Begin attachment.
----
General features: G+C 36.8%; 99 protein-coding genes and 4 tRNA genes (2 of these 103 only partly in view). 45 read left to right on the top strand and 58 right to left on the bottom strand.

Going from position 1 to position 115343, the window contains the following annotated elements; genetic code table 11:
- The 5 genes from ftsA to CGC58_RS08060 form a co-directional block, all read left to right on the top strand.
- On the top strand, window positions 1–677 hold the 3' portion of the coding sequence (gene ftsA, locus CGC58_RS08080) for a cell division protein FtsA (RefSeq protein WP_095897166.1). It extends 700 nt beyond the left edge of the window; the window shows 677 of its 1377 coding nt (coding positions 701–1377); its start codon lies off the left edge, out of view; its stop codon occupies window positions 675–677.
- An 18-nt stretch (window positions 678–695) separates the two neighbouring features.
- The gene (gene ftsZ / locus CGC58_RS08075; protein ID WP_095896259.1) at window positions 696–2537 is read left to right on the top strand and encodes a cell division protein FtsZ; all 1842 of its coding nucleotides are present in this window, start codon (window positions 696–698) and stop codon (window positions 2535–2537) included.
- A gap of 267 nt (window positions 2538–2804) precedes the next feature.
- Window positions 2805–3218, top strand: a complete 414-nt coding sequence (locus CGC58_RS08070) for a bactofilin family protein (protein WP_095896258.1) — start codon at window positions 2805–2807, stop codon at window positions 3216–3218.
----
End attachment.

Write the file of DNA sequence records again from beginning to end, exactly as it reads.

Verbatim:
General features: G+C 36.8%; 99 protein-coding genes and 4 tRNA genes (2 of these 103 only partly in view). 45 read left to right on the top strand and 58 right to left on the bottom strand.

Going from position 1 to position 115343, the window contains the following annotated elements; genetic code table 11:
- The 5 genes from ftsA to CGC58_RS08060 form a co-directional block, all read left to right on the top strand.
- On the top strand, window positions 1–677 hold the 3' portion of the coding sequence (gene ftsA, locus CGC58_RS08080) for a cell division protein FtsA (RefSeq protein WP_095897166.1). It extends 700 nt beyond the left edge of the window; the window shows 677 of its 1377 coding nt (coding positions 701–1377); its start codon lies off the left edge, out of view; its stop codon occupies window positions 675–677.
- An 18-nt stretch (window positions 678–695) separates the two neighbouring features.
- The gene (gene ftsZ / locus CGC58_RS08075; protein ID WP_095896259.1) at window positions 696–2537 is read left to right on the top strand and encodes a cell division protein FtsZ; all 1842 of its coding nucleotides are present in this window, start codon (window positions 696–698) and stop codon (window positions 2535–2537) included.
- A gap of 267 nt (window positions 2538–2804) precedes the next feature.
- Window positions 2805–3218, top strand: a complete 414-nt coding sequence (locus CGC58_RS08070) for a bactofilin family protein (protein WP_095896258.1) — start codon at window positions 2805–2807, stop codon at window positions 3216–3218.